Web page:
The Global Park Defense System (GPDS) team, funded by Jeff Morgan (Global Conservation), is a specialized ranger unit that uses technology to bolster conservation. The ranger unit utilizes trail cameras in the forest that send pictures and videos to the rangers in real-time, to monitor and intercept illegal activities inside the protected area.
GPDS Anti-Poaching unit Cambodia
Global Conservation is deploying new technologies including command and control, cellular trailcams, aerial surveillance and targeted ranger patrols for increasing the effectiveness of forest and wildlife protection.
The trail cameras are installed in strategic places in order to monitor any intrusion inside the GPDS protected area. Metal boxes are built to protect the cameras and a secure lock allows the rangers to change the position of the cameras if necessary.
GPDS Anti-Poaching unit – Trail camera installation
GPDS Anti-Poaching unit – Trail camera installed on main access going in and out of the protected area.
GPDS Anti-Poaching unit – Trail camera installed on the river to monitor the traffic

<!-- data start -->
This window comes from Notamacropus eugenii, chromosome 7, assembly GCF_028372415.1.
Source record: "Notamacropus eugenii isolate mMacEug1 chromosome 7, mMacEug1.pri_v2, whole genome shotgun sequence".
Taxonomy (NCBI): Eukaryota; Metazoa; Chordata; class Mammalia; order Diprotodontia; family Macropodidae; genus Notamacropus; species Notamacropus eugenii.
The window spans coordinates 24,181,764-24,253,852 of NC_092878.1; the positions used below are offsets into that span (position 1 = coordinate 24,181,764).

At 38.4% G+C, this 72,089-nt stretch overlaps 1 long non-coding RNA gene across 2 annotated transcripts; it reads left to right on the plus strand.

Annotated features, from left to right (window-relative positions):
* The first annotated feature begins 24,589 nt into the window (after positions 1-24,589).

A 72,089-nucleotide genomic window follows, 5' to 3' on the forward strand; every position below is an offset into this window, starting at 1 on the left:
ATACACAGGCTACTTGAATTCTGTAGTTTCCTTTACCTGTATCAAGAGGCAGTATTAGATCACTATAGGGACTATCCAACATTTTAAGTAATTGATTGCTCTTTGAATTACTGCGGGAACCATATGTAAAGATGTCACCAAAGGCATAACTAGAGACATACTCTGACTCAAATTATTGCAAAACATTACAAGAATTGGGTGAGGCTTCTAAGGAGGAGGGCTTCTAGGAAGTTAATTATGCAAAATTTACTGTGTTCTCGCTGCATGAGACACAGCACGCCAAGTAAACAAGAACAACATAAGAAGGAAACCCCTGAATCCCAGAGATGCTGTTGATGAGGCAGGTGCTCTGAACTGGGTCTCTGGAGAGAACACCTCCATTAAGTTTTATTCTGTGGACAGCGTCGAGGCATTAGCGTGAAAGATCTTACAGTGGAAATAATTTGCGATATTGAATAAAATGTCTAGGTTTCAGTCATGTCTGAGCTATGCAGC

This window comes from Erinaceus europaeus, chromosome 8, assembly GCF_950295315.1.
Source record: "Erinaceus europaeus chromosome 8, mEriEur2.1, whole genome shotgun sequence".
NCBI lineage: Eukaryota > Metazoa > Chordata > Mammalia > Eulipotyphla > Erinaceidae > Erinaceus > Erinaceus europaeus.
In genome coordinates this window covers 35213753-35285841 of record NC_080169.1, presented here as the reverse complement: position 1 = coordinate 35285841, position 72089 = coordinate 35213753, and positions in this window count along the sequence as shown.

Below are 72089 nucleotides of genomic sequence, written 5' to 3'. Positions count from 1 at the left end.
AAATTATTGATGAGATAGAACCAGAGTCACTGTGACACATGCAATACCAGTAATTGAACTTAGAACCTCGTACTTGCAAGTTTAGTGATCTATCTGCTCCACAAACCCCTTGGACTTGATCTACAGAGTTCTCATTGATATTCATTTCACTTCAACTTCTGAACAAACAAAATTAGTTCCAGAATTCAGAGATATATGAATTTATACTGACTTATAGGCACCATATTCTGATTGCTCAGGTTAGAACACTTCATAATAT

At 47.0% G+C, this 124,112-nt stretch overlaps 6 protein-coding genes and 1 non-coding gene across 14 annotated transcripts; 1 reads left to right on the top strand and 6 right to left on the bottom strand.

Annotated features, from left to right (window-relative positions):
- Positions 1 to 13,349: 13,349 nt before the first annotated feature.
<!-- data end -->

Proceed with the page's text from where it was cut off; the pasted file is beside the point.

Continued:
Due to the trail-cameras working in real-time and the rangers’ fast intervention, 80% of offenders were caught before they have even had a chance to poach wildlife or illegally cut trees.
The team intercepted two offenders heading toward the GPDS protected area carrying a home-made gun, black gun powder, 26 bullets, and two chainsaws. The two men were arrested and sentenced to prison.
The rangers intercepted a boat with two people carrying luxury timber (3.2 m3) hidden under a pile of construction timber. The men were jailed for illegal luxury timber transportation.
The rangers collected a poacher’s bag and found a Critically Endangered pangolin (4.5kg), 27 turtles (30kg), and five soft-shell turtles (12kg).
Three loggers were caught due to a camera alert. The team’s fast reaction led to the arrest of three loggers cutting and carrying chainsaws inside the protected area.
GPDS Rangers in action – VIDEO
Our forest rangers work tirelessly to protect some of the world’s most endangered animals in one of Southeast Asia’s last great rainforests.
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